The falls themselves were absolutely beautiful, a torrent of water cascading from the mountain and crashing onto the rocks below. It was easy to see why people would consider this place to be holy, and we were struck by the peace and beauty of the area. We rested quietly for a while on a rock, before deeming it time to move on and continue with our walk.


The path remained well defined for a short while, before becoming less obvious as we entered a dense pine forest. The problem here was that everything looked like a path, and to the uninitiated the route was not easy to locate. Trying not to imagine ourselves becoming part of a 'British Tourists Die in Mountain Accident' headline, we managed to keep cool heads. We eventually succeeded in locating the path after scrambling down a steep, dry watercourse, and were very pleased to be back on safe ground.

From here, the track took us along an easy route, passing pretty mountain houses surrounded by (currently bare) apple trees. Eventually it brought us to a small village, Vashisht, and we wound our way through maze like narrow streets, taking several wrong turns. This area of India is evidently popular with hippies of all nations, as adverts for yoga and meditation classes were everywhere. One cafe owner even tried to entice us in with the offer of some weed, which we politely declined. Luckily we managed not to get too lost in the back streets, and found the main road again without too much hassle. The road itself follows the route of the river, and we clambered down to get a closer look.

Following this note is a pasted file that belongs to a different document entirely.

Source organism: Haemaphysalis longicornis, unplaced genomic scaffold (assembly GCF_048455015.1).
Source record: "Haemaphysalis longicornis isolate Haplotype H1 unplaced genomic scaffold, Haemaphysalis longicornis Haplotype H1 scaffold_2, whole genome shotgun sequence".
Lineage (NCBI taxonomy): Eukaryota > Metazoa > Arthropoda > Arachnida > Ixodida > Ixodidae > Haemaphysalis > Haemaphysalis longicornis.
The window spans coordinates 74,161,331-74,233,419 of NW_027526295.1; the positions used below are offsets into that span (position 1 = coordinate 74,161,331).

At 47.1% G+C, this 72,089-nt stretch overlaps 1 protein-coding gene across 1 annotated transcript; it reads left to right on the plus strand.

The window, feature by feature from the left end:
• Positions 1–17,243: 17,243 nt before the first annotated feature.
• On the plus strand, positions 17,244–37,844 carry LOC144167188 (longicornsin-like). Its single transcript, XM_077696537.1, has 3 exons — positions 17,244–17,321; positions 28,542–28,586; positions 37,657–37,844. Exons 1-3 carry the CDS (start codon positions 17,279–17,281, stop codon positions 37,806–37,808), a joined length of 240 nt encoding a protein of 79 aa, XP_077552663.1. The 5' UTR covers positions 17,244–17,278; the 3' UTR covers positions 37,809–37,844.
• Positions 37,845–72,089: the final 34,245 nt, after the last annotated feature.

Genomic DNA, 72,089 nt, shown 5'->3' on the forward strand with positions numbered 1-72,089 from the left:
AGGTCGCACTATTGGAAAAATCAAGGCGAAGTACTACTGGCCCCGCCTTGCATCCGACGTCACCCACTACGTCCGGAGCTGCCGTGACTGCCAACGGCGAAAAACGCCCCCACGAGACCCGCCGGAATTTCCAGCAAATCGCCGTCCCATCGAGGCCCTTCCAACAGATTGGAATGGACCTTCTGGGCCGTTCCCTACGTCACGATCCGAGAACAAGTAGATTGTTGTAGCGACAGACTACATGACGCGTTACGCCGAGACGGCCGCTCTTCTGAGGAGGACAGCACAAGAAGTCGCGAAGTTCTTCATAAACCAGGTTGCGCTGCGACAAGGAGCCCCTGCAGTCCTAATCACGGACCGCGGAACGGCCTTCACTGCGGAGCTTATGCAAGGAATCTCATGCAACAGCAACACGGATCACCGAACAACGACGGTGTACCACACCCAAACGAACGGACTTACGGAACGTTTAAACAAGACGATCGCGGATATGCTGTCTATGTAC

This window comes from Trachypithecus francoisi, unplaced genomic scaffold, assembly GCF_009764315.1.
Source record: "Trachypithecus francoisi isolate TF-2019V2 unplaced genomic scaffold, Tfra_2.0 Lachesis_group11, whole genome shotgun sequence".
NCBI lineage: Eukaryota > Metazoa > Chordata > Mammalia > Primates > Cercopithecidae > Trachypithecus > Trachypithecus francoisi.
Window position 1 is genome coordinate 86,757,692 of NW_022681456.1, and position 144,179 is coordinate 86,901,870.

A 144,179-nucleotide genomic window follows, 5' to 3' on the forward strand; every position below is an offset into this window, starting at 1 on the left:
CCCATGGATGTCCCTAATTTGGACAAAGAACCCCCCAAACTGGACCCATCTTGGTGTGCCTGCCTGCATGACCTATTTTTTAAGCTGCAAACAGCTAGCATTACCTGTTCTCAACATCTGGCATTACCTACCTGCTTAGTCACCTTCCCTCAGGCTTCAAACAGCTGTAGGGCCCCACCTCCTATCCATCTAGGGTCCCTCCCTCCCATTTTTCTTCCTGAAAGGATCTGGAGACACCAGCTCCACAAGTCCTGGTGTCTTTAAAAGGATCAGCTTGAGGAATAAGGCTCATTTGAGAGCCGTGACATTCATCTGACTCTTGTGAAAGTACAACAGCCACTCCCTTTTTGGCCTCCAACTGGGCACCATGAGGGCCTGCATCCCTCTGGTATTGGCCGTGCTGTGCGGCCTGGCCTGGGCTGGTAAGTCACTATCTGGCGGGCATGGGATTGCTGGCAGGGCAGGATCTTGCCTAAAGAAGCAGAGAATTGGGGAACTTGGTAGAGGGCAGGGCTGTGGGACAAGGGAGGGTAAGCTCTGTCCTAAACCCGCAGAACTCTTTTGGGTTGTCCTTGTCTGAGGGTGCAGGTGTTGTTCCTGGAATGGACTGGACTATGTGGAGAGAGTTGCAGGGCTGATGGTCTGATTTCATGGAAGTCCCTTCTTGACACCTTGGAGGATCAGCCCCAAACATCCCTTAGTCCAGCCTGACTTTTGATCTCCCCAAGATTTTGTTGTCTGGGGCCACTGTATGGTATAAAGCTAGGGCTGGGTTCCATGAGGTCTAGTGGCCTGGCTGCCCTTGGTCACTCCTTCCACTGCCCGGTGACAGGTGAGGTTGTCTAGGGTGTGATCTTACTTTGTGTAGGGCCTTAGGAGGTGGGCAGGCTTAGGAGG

Having had our fill of the river, we got back on the main road only to spot a hippy motorbiker with a small 200cc KTM looking dazed and confused. He was struggling to right his bike, and looked in a bit of a state. Our assumption was that he had crashed, and helped him to lift it back up. We were surprised to hear him utter the words 'Don't drink and drive' in the most Indian of accents, before firing up the bike and weaving alarmingly down the road. Hopefully he made it home without injuring himself or anyone else...

The walk back to our hotel was a long one, and took us through Manali town and then past a cafe we had noticed the previous evening. We stopped by for a rest, and were delighted to see that they also served beer. Due to having spent a long time in Islamic countries, this was our first drink since Yerevan. It tasted bloody good, and was made even nicer by the beautiful setting of the cafe garden. We strolled back to our hotel as the light faded, and enjoyed much needed showers and another fabulous dinner before getting an early night. 


Initially we had only planned to spend two nights in Manali, but were enjoying the surrounding area so much that we decided to spend an extra day there. Oli was itching to tackle a Himalayan mountain, and Manali is located very close to the Rhotang pass. Although my backside had only just recovered from the Shimla journey, I agreed that we should give it a go, as we had heard that it was beautiful.